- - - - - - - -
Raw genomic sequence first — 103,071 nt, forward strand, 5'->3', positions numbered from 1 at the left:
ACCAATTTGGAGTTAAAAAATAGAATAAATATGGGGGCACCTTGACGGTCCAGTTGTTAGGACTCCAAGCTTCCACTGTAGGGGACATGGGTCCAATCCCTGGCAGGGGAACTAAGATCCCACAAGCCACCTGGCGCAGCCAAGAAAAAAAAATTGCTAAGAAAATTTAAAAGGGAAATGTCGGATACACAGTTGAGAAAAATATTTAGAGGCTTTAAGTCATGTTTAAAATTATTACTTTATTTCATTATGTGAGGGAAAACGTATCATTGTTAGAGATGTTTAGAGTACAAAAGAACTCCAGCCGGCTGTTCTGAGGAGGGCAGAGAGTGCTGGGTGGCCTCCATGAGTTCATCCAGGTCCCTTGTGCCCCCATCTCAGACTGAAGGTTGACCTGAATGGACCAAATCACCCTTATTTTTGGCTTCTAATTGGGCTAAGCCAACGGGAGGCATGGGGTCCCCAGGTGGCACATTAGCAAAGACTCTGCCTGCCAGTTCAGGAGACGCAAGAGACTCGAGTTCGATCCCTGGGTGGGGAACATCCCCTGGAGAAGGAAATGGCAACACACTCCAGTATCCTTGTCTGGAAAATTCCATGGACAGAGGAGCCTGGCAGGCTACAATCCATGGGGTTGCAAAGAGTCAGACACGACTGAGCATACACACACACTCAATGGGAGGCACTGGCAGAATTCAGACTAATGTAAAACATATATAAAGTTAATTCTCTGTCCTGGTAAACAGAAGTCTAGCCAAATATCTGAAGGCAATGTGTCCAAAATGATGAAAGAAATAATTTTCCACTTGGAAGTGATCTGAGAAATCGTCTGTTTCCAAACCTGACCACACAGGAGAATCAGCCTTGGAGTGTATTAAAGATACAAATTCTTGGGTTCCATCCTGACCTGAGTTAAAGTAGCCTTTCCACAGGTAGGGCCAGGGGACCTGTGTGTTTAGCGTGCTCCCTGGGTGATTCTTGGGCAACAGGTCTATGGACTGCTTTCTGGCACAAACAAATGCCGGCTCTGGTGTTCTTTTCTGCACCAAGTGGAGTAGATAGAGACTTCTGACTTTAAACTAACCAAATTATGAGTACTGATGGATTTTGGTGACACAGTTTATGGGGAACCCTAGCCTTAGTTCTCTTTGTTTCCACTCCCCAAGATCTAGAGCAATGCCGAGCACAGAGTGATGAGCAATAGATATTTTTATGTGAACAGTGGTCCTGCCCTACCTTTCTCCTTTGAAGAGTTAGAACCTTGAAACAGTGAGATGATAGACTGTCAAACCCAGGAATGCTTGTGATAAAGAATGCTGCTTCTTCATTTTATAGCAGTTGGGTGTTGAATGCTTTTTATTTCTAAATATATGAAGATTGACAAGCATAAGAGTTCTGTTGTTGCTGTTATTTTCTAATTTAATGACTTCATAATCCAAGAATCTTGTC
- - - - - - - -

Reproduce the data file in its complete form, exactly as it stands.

Raw genomic sequence first — 103,071 nt, forward strand, 5'->3', positions numbered from 1 at the left:
ACCAATTTGGAGTTAAAAAATAGAATAAATATGGGGGCACCTTGACGGTCCAGTTGTTAGGACTCCAAGCTTCCACTGTAGGGGACATGGGTCCAATCCCTGGCAGGGGAACTAAGATCCCACAAGCCACCTGGCGCAGCCAAGAAAAAAAAATTGCTAAGAAAATTTAAAAGGGAAATGTCGGATACACAGTTGAGAAAAATATTTAGAGGCTTTAAGTCATGTTTAAAATTATTACTTTATTTCATTATGTGAGGGAAAACGTATCATTGTTAGAGATGTTTAGAGTACAAAAGAACTCCAGCCGGCTGTTCTGAGGAGGGCAGAGAGTGCTGGGTGGCCTCCATGAGTTCATCCAGGTCCCTTGTGCCCCCATCTCAGACTGAAGGTTGACCTGAATGGACCAAATCACCCTTATTTTTGGCTTCTAATTGGGCTAAGCCAACGGGAGGCATGGGGTCCCCAGGTGGCACATTAGCAAAGACTCTGCCTGCCAGTTCAGGAGACGCAAGAGACTCGAGTTCGATCCCTGGGTGGGGAACATCCCCTGGAGAAGGAAATGGCAACACACTCCAGTATCCTTGTCTGGAAAATTCCATGGACAGAGGAGCCTGGCAGGCTACAATCCATGGGGTTGCAAAGAGTCAGACACGACTGAGCATACACACACACTCAATGGGAGGCACTGGCAGAATTCAGACTAATGTAAAACATATATAAAGTTAATTCTCTGTCCTGGTAAACAGAAGTCTAGCCAAATATCTGAAGGCAATGTGTCCAAAATGATGAAAGAAATAATTTTCCACTTGGAAGTGATCTGAGAAATCGTCTGTTTCCAAACCTGACCACACAGGAGAATCAGCCTTGGAGTGTATTAAAGATACAAATTCTTGGGTTCCATCCTGACCTGAGTTAAAGTAGCCTTTCCACAGGTAGGGCCAGGGGACCTGTGTGTTTAGCGTGCTCCCTGGGTGATTCTTGGGCAACAGGTCTATGGACTGCTTTCTGGCACAAACAAATGCCGGCTCTGGTGTTCTTTTCTGCACCAAGTGGAGTAGATAGAGACTTCTGACTTTAAACTAACCAAATTATGAGTACTGATGGATTTTGGTGACACAGTTTATGGGGAACCCTAGCCTTAGTTCTCTTTGTTTCCACTCCCCAAGATCTAGAGCAATGCCGAGCACAGAGTGATGAGCAATAGATATTTTTATGTGAACAGTGGTCCTGCCCTACCTTTCTCCTTTGAAGAGTTAGAACCTTGAAACAGTGAGATGATAGACTGTCAAACCCAGGAATGCTTGTGATAAAGAATGCTGCTTCTTCATTTTATAGCAGTTGGGTGTTGAATGCTTTTTATTTCTAAATATATGAAGATTGACAAGCATAAGAGTTCTGTTGTTGCTGTTATTTTCTAATTTAATGACTTCATAATCCAAGAATCTTGTC